Devices & Technology

Technology Tools That Make a Difference in the OR


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By Christina Orlovsky, contributor 

August 12, 2010 - Nursing has come a long way since Florence Nightingale’s day, with ever-evolving technology that helps improve efficiency and safety and makes the demands on today’s nursing professionals a little less daunting.

One specific area that has seen numerous implementations of technology over the past several years is the operating room (OR). Nurses and other OR personnel have the benefits of a multitude of new devices and procedures to help improve both patient and workplace safety and improve patient outcomes. From robotic surgery to electrosurgery and lasers, the technology used by perioperative nurses is some of the most advanced in the hospital setting.

“High-technology OR suites may be described as integrated or digital ORs,” explained Bonnie Denholm, RN, MS, CNOR, a perioperative nursing specialist with the Association of periOperative Registered Nurses (AORN).  “An integrated OR is equipped with technology that centralizes control of audio-video equipment and information systems and is capable of controlling a variety of equipment and activities within the surgical suite.”

According to Denholm, hybrid ORs are another example of how advanced surgical technology benefits both the patient and the health care professional.

“Interventional radiology/cardiac catheter laboratories and hybrid operating rooms are other trends that reflect technological advances relating to minimally invasive surgical access to the patient,” she said. “A hybrid OR is designed with numerous imaging technologies, such as 3D angiography, computed tomography, magnetic resonance imaging, positron-emission tomography and intravascular ultrasound to support surgical procedures that require multiple care providers with varied expertise to provide patient care in one location.”

In and out of the OR many other technologies have made the job safer and easier for nurses of all specialties. One such technology is bar-coding, which is used in multiple settings to prevent medication errors, assist in patient identification, track inventory and more.

A recent study published in the May 2010 issue of the New England Journal of Medicine highlighted the importance of bar-code verification technology within an electronic medication administration system, or bar-code eMAR. After reviewing more than 14,000 medication administrations and more than 3,000 order transcriptions, researchers concluded that, “Use of the bar-code eMAR substantially reduced the rate of errors in order transcription and in medication administration as well as potential adverse drug events,” calling it “an important intervention to improve medication safety.”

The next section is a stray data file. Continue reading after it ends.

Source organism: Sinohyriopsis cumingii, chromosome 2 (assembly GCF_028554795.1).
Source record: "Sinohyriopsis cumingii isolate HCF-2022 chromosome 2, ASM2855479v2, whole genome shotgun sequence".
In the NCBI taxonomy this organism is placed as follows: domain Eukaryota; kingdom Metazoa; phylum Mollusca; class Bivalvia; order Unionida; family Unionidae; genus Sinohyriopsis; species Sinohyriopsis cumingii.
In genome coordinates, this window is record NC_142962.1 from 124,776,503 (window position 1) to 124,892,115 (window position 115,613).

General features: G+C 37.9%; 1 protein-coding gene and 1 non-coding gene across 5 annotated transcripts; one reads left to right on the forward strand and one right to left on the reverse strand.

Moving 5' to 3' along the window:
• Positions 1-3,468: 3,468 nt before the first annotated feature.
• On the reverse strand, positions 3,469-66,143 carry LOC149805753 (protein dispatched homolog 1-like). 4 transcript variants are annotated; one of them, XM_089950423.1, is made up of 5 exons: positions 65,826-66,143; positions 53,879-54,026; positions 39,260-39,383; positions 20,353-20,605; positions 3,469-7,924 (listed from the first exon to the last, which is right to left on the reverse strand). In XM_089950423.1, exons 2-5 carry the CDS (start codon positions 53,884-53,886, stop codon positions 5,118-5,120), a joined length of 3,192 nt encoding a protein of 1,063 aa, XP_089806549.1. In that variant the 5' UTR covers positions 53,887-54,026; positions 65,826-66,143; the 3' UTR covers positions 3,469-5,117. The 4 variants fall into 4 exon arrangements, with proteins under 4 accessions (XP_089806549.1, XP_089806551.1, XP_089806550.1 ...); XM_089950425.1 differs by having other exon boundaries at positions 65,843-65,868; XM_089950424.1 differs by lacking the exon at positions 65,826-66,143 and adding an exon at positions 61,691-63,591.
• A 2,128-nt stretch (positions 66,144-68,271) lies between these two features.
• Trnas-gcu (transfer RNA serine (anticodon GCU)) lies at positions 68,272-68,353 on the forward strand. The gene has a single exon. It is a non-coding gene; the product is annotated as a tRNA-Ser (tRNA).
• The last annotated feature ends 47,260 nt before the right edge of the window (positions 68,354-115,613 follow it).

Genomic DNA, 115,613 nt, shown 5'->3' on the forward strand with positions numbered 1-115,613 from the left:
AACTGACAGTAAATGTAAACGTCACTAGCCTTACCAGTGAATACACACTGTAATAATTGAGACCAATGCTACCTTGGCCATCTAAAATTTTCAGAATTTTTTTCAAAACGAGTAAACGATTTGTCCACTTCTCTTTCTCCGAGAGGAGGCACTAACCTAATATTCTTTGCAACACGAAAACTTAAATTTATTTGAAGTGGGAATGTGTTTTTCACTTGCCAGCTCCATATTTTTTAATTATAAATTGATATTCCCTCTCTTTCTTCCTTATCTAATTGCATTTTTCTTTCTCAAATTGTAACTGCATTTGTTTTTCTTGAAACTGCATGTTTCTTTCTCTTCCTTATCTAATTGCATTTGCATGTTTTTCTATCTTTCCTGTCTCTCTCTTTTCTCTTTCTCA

Bar-code technology also has its place in the operating room, where it can be used to track surgical equipment, helping perioperative nurses count objects used during a procedure to reduce the risk of leaving something inside a patient. One such system is manufactured by SurgiCount Medical, Inc. The Temecula, California-based medical device company designed the Safety-Sponge System to help nurses count and document surgical sponges labeled with a unique serial number. By not allowing a sponge to be counted more than once, this system helps improve accuracy and reduce the number of retained foreign bodies in the surgery setting.

According to Denholm, reducing the risk of retained foreign objects—including surgical instruments other than sponges—is one important area of focus for future technology in the OR.

“AORN just released an updated document, entitled Recommended Practices for Prevention of Retained Surgical Items, which highlights examples of technologies that directly impact what the perioperative registered nurse is responsible for in the operating room,” she said. “At this time, there are adjunct technologies designed to supplement the manual process of counting soft goods, such as sponges.  In the future, we hope to have technologies that supplement the manual process of counting instruments, including the detection of instruments that might be retained.”
Of course, technology is not the panacea to all the potential risks in an OR setting – or any other nursing setting. Sometimes it’s safer to rely on the fundamentals that surely were present in Florence Nightingale’s day.

“Surgery is a complex environment with many variables and teams of professionals to coordinate to achieve a safe environment for both the patient and the health care workers,” Denholm concluded.  “Key components to a safe environment include communication, collaboration and competency.”  



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